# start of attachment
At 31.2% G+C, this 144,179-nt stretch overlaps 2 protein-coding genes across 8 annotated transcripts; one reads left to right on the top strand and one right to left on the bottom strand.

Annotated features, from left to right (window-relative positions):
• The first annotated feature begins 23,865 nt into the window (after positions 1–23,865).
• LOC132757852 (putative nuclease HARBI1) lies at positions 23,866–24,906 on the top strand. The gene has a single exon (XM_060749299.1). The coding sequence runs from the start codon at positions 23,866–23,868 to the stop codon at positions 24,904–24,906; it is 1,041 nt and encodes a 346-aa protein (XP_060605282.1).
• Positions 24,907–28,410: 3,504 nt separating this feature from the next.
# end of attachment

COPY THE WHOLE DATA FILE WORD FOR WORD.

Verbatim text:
At 31.2% G+C, this 144,179-nt stretch overlaps 2 protein-coding genes across 8 annotated transcripts; one reads left to right on the top strand and one right to left on the bottom strand.

Annotated features, from left to right (window-relative positions):
• The first annotated feature begins 23,865 nt into the window (after positions 1–23,865).
• LOC132757852 (putative nuclease HARBI1) lies at positions 23,866–24,906 on the top strand. The gene has a single exon (XM_060749299.1). The coding sequence runs from the start codon at positions 23,866–23,868 to the stop codon at positions 24,904–24,906; it is 1,041 nt and encodes a 346-aa protein (XP_060605282.1).
• Positions 24,907–28,410: 3,504 nt separating this feature from the next.